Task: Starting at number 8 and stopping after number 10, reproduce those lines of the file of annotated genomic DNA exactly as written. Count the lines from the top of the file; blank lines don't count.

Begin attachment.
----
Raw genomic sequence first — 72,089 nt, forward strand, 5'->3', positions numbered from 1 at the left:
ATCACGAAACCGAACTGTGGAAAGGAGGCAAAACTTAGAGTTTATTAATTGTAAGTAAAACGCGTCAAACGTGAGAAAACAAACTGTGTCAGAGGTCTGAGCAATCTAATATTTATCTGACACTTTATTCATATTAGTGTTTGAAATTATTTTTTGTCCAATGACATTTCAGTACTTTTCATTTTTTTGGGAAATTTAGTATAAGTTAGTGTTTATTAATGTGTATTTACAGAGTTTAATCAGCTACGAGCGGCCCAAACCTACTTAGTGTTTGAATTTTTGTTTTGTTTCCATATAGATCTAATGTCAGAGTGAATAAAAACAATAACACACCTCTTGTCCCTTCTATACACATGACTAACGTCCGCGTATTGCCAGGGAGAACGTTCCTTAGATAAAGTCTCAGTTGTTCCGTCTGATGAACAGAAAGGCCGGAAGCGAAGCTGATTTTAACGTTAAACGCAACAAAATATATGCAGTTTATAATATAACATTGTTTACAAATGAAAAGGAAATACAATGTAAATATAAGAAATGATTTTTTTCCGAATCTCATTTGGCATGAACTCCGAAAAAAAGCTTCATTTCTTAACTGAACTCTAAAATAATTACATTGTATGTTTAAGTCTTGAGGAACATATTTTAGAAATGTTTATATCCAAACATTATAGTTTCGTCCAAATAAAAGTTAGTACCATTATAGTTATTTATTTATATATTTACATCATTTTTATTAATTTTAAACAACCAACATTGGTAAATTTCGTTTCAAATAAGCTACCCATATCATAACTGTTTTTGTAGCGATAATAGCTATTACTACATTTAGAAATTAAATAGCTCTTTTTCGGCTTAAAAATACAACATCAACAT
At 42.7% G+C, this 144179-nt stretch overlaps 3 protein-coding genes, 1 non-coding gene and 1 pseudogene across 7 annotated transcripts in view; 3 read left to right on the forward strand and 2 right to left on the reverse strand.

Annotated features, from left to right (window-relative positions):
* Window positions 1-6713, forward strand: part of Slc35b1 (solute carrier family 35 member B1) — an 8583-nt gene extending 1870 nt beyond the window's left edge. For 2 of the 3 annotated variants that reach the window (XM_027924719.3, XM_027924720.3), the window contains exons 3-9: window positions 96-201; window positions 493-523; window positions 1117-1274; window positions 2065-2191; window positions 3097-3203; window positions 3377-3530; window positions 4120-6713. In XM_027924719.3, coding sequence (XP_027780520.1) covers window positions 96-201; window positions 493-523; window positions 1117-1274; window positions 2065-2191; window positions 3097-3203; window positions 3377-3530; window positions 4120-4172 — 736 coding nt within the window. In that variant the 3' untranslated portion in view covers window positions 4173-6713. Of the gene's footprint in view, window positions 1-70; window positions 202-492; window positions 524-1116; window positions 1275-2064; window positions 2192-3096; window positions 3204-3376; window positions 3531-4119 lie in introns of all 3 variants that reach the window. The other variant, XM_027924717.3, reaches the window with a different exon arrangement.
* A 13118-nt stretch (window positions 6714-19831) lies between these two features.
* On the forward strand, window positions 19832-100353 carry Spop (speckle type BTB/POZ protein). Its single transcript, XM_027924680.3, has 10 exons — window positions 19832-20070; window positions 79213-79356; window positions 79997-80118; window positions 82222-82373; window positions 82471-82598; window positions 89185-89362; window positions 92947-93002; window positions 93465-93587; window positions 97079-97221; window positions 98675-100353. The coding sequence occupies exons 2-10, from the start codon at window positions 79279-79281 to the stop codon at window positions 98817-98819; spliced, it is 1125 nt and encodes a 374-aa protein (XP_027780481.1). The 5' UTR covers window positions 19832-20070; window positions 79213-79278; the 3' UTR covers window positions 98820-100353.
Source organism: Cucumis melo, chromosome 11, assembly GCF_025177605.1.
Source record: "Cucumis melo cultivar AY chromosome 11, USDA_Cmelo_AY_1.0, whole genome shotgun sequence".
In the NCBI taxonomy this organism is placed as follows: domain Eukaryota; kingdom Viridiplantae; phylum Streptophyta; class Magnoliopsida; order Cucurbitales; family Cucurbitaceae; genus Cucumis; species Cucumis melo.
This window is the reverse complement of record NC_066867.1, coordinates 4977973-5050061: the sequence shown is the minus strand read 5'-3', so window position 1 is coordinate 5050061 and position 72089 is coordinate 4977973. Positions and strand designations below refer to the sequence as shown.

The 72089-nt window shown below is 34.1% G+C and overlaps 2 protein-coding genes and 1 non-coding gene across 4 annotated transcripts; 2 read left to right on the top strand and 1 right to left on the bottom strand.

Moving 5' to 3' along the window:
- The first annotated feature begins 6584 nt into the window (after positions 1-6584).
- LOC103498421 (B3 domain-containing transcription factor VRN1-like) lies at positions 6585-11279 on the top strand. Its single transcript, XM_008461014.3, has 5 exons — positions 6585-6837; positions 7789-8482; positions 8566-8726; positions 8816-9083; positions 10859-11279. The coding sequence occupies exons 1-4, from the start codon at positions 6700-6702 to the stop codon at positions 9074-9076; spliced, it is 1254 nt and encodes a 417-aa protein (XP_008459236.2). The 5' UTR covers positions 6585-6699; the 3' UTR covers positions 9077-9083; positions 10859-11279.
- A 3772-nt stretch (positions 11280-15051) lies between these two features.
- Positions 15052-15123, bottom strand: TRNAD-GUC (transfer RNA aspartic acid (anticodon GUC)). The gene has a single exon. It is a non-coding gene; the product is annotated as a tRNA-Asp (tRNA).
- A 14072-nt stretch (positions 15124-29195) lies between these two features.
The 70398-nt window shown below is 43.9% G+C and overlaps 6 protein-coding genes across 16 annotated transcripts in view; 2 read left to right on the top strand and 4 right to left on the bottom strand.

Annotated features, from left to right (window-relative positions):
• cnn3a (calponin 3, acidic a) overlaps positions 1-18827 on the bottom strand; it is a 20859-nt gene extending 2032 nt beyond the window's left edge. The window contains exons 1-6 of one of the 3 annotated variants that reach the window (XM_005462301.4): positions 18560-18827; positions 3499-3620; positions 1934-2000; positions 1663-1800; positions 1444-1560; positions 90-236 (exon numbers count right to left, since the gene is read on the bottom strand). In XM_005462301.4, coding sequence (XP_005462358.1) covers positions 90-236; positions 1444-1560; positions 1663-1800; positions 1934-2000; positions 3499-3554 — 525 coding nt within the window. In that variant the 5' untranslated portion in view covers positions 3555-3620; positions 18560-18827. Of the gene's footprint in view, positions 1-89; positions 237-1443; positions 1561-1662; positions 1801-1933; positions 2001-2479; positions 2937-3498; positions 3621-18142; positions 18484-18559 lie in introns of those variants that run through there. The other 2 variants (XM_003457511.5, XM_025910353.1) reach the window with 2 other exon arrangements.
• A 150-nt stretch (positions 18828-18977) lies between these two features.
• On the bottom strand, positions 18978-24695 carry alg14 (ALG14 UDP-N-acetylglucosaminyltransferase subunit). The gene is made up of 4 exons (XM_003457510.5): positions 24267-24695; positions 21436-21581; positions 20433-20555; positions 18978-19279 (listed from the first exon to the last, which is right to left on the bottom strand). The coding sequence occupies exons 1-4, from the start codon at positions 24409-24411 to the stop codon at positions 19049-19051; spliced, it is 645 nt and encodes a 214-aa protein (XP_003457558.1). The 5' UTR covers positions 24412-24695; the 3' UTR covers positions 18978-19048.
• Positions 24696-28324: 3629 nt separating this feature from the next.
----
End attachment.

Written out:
Source organism: Cucumis melo, chromosome 11, assembly GCF_025177605.1.
Source record: "Cucumis melo cultivar AY chromosome 11, USDA_Cmelo_AY_1.0, whole genome shotgun sequence".
In the NCBI taxonomy this organism is placed as follows: domain Eukaryota; kingdom Viridiplantae; phylum Streptophyta; class Magnoliopsida; order Cucurbitales; family Cucurbitaceae; genus Cucumis; species Cucumis melo.